U.S. Markets close in 3 hrs

Better Buy: Activision Blizzard vs. Take-Two Interactive

John Ballard, The Motley Fool

Video game stocks have delivered big returns over the last five years, and Activision Blizzard (NASDAQ: ATVI) and Take-Two Interactive (NASDAQ: TTWO) have led the charge. Over that time, Activision shares are up 360%, while Take-Two shares have soared 640%. Those gains put the S&P 500's return of 71% to shame. 

Activision is known for its Call of Duty franchise, which typically tops the list of best-sellers every year. Take-Two's flagship franchise is Grand Theft Auto; the latest version that released five years ago has sold 100 million copies. 

We'll compare both stocks on valuation, risks, growth expectations, and other metrics to determine which is the better buy for investors today.

Two men sitting on a couch and playing a video game.

IMAGE SOURCE: GETTY IMAGES.

Valuation

First, here's how these stocks match up on a range of popular valuation metrics:

Metric Activision Blizzard Take-Two Interactive
Trailing P/E 115.1 77.8
Forward P/E 24.9 24.4
P/Sales 7.9 8.0
P/Free cash flow 29.9 52.4
PEG ratio 1.97 1.05

Data source: Y-Charts and Yahoo Finance! 

A booming video game industry has gotten investors excited for all the top gaming stocks, which is why there's not a lot of separation between Activision and Take-Two valuation-wise. The trailing price-to-earnings ratio is not meaningful for Activision because of extra tax charges incurred last year as a result of tax reform. Both stocks are even on the basis of the forward P/E ratio and price-to-sales.

Activision is cheaper when comparing its stock price to free cash flow. But analysts are expecting Take-Two to grow faster than Activision over the next five years based on high sales expectations for Red Dead Redemption 2, which gives Take-Two's share price a lower PEG ratio.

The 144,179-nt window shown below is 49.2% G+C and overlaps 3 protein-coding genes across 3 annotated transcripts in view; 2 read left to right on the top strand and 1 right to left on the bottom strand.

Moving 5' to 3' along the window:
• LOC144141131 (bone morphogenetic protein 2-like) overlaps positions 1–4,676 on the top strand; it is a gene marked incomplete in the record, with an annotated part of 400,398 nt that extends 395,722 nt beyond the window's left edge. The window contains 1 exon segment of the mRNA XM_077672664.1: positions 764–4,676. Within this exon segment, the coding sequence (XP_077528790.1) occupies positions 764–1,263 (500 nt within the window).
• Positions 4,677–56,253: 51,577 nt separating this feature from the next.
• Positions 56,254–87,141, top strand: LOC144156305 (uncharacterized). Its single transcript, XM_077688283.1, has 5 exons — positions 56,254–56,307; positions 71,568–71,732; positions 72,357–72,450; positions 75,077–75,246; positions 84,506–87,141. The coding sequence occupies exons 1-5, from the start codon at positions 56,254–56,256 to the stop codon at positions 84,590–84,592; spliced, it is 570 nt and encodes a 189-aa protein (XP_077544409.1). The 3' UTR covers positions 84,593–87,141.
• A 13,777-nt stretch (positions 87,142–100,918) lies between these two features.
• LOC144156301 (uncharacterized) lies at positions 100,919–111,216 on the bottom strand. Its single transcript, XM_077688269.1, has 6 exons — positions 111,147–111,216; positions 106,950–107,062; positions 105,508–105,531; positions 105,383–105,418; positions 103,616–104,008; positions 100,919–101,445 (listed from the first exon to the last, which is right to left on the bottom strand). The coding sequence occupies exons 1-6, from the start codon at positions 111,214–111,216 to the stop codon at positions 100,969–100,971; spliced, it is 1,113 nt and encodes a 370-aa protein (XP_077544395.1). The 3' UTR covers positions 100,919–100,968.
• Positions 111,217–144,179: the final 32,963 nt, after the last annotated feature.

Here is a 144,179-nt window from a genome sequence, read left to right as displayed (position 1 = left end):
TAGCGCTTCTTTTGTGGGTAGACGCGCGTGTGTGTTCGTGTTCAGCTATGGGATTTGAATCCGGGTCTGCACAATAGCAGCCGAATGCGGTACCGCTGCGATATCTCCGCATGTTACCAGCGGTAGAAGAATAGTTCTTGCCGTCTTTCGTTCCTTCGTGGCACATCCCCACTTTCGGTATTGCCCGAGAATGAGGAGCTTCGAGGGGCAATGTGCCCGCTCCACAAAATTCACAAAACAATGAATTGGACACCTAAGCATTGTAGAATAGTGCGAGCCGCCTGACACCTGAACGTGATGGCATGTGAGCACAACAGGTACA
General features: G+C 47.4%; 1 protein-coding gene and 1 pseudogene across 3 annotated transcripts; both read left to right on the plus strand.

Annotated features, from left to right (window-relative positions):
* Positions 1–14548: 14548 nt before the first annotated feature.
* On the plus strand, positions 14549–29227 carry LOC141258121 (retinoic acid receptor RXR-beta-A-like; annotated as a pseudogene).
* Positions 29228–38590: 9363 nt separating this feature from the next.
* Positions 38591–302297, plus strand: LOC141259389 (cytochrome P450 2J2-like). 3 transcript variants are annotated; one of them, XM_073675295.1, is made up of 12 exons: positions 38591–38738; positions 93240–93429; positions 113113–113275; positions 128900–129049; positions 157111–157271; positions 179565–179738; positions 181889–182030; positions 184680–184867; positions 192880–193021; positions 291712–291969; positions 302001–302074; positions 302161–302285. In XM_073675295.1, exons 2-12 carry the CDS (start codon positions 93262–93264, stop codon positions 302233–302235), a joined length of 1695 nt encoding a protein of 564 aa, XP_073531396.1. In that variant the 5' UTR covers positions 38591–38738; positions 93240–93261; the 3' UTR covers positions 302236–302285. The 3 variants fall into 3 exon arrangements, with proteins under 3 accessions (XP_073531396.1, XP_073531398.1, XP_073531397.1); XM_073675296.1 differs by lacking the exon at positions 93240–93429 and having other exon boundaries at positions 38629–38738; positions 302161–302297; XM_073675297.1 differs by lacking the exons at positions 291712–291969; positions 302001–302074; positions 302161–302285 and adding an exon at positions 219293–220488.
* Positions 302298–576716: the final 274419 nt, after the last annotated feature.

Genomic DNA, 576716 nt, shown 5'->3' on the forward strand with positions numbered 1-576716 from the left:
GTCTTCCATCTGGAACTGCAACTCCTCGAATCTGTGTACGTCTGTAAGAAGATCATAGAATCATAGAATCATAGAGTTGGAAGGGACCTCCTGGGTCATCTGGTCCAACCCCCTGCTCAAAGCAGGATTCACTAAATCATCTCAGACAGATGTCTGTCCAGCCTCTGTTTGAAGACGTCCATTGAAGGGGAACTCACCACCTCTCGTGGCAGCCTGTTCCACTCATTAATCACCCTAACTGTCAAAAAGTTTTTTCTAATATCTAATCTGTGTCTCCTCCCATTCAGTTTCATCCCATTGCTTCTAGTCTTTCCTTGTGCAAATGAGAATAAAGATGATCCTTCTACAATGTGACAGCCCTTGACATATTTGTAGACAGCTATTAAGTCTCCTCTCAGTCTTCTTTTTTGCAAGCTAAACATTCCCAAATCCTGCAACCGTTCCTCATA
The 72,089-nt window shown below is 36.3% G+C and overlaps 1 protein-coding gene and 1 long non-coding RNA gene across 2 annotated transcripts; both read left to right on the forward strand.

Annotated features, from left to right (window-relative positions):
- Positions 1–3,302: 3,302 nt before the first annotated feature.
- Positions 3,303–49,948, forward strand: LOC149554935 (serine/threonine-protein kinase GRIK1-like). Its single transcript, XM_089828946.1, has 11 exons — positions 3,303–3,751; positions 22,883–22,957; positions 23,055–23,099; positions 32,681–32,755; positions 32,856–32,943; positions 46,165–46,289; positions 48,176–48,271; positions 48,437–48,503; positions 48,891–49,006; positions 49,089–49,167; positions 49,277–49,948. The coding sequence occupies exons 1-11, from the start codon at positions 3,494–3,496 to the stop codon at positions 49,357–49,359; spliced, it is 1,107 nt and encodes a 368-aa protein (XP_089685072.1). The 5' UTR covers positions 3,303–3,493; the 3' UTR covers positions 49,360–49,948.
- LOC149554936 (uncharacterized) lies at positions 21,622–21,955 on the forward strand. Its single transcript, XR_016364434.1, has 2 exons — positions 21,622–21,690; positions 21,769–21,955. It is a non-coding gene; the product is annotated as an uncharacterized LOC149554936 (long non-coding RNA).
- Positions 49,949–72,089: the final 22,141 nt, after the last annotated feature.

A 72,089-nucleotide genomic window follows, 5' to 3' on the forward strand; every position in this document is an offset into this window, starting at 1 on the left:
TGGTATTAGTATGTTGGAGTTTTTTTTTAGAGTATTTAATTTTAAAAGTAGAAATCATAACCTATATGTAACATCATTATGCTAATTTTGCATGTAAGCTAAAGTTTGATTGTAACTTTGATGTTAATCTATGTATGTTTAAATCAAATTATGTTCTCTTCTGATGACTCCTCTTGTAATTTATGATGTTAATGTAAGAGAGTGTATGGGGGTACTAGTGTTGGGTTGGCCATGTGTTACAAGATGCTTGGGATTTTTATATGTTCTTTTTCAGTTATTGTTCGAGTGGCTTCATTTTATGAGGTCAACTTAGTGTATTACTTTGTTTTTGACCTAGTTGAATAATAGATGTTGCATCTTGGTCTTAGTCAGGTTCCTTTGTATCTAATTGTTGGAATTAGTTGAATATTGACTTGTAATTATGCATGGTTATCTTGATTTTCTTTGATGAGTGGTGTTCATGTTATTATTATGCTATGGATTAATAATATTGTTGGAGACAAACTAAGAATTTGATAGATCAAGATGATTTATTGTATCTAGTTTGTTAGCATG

Overall, the valuation comparison is a wash.

Winner: Tie.

Business risk and growth prospects

Take-Two's dependence on Grand Theft Auto V makes its shares a riskier proposition, as opposed to Activision, which has eight franchises that have generated at least $1 billion in lifetime revenue. Currently, Activision has four titles -- World of Warcraft, Call of Duty, Overwatch, and Candy Crush -- that generate two-thirds of its annual revenue.

Take-Two expects its Rockstar studio (the maker of Grand Theft Auto and Red Dead Redemption) to make up 55% of non-GAAP revenue in fiscal 2019 (which ends in March). Grand Theft Auto is one of the best-selling franchises of all time, and Red Dead Redemption 2, which releases later this month, is looking like another winner. Analysts expect Take-Two to grow earnings 27% annually over the next five years largely based on expectations that Red Dead Redemption 2 is going to carry the baton for the aging Grand Theft Auto V

As for Activision, its growth prospects hinge on its ability to develop successful esports leagues based on top franchises like Overwatch and Call of Duty. Also, the company is branching out to consumer products, cinematic adaptations of games, and mobile advertising. All of these are showing promise for big growth potential, which is why Activision's shares sport a similarly high P/E as Take-Two. Analysts expect Activision to grow earnings 15% per year over the next five years.